Rich in several nutrients like lignans and fiber, Flaxseed has a lot of positive effects on blood pressure. In a study conducted to determine the effect consuming flaxseed has on blood pressure, it was found that consuming flaxseed did slightly reduce both systolic and diastolic measurements. [8]


Manganese is essential for healthy brain function and is often used to help treat specific nervous disorders. Additionally…

Manganese can bind to neurotransmitters and stimulate faster or more efficient movement of electrical impulses throughout your body and as a result, brain function may be improved. [9]


DMAE also known as Deanol does not have many clinical trials. In a small study on people with age related cognitive decline, they found DMAE helped to reduce depression, anxiety and irritability and increased motivation and initiative. [10]


L-glutamine is an amino acid that produces L-glutamate. Glutamate is responsible for attention span, brain energy, learning ability, memory and aids in staying awake. [11]

Green Tea Extract

In a review of multiple clinical trials, they found green tea influences reduction of anxiety, benefits memory and attention and helps activate working memory. [12]


In 2 studies, daily Bacopa significantly improved speed of processing visual information, learning rate, memory, and attention [13]


Choline produces acetylcholine which is a neurotransmitter which is important in regulating memory, mood and intelligence and has shown to help in reduction of anxiety. [14]

N-Acetyl L-Tyrosine

In several studies, Tyrosine was shown to significantly improve working memory during mentally demanding tasks, improve cognitive flexibility (ability to switch between tasks / thoughts). Tyrosine has been shown to benefit people who are sleep deprived by helping them to say alert longer. [15]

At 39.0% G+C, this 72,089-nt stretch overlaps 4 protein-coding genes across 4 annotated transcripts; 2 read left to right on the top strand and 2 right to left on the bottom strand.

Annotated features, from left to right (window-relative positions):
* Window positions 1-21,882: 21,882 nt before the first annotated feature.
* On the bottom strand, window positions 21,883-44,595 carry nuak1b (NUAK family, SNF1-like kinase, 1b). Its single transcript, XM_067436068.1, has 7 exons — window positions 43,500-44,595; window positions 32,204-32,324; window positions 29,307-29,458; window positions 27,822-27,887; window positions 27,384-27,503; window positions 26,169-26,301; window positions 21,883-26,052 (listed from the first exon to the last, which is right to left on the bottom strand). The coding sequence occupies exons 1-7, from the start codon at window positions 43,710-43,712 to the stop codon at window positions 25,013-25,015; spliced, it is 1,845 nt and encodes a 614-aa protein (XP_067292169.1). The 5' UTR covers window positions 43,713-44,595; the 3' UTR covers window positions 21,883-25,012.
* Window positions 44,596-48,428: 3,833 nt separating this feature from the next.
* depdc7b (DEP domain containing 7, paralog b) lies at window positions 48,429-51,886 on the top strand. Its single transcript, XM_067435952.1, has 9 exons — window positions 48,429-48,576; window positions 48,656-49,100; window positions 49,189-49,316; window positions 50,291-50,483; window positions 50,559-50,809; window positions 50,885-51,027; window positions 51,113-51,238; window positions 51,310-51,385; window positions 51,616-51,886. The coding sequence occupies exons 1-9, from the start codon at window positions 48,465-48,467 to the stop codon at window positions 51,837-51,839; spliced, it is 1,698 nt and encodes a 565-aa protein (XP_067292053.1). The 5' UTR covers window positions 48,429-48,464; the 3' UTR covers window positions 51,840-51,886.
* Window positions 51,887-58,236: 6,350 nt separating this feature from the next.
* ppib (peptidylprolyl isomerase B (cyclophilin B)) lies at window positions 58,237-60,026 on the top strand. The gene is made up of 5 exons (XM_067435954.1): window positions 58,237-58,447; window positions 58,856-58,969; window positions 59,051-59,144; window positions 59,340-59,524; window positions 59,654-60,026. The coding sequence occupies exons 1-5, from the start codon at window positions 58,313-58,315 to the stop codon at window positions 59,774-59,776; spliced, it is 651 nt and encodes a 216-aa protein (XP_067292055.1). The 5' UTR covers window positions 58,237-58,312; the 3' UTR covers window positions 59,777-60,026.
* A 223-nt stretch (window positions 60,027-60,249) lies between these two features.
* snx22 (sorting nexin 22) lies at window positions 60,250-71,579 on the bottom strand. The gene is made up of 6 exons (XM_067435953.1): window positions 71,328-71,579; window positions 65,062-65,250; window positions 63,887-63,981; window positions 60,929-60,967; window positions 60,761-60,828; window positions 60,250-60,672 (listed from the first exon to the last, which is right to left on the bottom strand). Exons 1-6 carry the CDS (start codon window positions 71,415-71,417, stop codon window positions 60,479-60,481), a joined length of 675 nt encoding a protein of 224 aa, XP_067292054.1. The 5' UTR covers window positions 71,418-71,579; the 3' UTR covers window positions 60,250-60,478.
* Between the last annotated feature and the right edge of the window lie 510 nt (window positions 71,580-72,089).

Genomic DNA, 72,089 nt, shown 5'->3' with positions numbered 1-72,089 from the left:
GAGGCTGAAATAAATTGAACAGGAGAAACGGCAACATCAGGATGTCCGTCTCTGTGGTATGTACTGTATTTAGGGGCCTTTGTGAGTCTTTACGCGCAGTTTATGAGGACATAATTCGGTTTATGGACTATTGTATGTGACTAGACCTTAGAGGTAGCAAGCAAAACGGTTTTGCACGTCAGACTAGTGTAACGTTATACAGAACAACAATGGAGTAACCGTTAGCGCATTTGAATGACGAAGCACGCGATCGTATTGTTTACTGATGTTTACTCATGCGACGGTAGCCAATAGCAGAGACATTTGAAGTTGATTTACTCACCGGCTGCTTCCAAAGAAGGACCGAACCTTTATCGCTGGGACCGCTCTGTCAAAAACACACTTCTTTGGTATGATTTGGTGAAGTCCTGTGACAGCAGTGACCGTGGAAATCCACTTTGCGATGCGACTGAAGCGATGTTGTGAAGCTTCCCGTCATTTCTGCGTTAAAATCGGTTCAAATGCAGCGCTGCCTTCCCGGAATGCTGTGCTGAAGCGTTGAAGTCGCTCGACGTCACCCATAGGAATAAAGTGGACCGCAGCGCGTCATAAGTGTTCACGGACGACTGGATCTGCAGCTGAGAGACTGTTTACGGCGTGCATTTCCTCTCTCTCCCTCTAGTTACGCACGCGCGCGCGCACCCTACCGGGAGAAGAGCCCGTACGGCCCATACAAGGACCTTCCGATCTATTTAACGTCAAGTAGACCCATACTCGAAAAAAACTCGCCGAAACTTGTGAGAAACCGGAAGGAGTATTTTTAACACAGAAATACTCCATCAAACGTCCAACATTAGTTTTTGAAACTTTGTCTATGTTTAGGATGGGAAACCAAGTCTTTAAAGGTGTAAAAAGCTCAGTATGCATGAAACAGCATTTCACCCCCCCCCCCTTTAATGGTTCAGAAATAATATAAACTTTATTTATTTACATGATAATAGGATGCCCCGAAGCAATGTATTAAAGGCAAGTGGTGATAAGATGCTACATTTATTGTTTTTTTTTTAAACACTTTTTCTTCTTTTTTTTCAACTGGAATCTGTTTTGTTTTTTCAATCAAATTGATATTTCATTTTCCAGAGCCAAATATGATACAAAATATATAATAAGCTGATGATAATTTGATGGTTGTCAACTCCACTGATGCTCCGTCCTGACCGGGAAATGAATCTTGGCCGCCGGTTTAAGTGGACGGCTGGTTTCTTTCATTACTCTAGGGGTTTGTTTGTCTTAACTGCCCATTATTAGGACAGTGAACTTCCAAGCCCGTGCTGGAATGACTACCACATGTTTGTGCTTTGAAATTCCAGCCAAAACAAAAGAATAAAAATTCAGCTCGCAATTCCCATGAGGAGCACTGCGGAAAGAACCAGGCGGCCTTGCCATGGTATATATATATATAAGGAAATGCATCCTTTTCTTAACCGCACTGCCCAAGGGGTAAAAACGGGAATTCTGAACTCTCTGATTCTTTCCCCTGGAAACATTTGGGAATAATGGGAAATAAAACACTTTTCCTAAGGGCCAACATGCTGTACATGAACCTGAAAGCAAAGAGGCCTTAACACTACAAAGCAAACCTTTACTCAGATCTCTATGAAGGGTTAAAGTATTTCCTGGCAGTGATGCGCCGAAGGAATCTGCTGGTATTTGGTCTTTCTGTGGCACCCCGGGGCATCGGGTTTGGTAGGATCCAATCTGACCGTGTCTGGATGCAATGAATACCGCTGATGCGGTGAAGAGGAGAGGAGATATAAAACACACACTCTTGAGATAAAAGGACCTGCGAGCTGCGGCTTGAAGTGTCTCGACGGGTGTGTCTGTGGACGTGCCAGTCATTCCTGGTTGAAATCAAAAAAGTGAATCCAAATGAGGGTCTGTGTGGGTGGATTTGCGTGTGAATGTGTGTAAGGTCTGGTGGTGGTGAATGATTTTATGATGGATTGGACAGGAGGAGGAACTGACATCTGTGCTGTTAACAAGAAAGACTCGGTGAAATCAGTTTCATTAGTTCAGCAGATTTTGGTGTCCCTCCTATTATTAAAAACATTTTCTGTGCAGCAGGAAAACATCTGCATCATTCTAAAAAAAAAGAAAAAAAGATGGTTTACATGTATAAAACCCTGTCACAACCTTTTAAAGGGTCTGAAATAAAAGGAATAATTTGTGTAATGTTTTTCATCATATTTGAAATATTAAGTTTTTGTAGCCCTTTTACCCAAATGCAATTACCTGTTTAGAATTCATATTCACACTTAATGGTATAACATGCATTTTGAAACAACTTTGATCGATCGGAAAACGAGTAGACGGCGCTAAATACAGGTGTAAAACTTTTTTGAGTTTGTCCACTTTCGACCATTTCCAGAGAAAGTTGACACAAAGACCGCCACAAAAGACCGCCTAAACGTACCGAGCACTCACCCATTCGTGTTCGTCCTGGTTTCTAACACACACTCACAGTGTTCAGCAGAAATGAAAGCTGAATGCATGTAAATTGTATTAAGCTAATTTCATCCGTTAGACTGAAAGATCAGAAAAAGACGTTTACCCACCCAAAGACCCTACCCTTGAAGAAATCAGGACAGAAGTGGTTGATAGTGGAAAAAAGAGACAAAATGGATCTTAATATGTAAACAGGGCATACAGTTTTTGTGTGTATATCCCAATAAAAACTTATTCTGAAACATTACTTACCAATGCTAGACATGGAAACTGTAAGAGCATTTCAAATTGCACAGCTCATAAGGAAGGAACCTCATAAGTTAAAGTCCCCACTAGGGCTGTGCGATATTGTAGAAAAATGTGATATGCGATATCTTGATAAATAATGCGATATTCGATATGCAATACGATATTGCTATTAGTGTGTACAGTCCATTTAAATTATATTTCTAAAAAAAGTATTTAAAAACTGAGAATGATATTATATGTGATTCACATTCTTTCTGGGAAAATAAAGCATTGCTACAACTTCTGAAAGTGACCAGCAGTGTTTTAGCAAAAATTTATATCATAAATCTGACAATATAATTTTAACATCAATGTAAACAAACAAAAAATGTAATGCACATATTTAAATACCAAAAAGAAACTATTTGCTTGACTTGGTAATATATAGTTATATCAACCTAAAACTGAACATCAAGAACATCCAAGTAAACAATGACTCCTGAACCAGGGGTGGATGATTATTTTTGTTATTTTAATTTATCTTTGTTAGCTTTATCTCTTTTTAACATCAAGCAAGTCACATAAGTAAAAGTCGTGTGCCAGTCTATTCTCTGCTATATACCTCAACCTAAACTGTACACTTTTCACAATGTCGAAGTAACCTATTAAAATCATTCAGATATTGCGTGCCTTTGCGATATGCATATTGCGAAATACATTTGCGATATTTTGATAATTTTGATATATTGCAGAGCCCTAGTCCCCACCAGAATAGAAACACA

Gamma aminobutyric acid (GABA) is an amino acid that works as a neurotransmitter in your brain. It has been shown to help with feelings of anxiety, stress and fear. [16]

Licorice Root

Carbenoxolone a compound derived from licorice root has been shown to inhibit an enzyme in the brain that makes stress related hormones associated with age related mental decline. In a small study, reseraches say licorice root may offer a way to help prevent decline in memory and cognitive skills in older adults. [17]


Small studies on daily supplementation with Boron show an improvement in memory and hand-eye coordination tasks compared to people with low boron levels. [18]


DHA is the main omega-3 fat in your brain. In a review of multiple studies, a higher intake of omega-3 fats was linked to a reduction in mental decline associated with dementia and Alzheimer’s. DHA and EPA have also been shown to aid serotonin associated with reduced risk of depression. [19]

In a clinical trial Phosphatidylserine was shown to support cognitive functions, including the formation of short-term memory, the consolidation of long-term memory, the ability to create new memories, the ability to retrieve memories, the ability to learn and recall information, the ability to focus attention and concentrate, the ability to reason and solve problems, language skills, and the ability to communicate. It also supports locomotor functions, especially rapid reactions and reflexes. [20]

[4] & [5]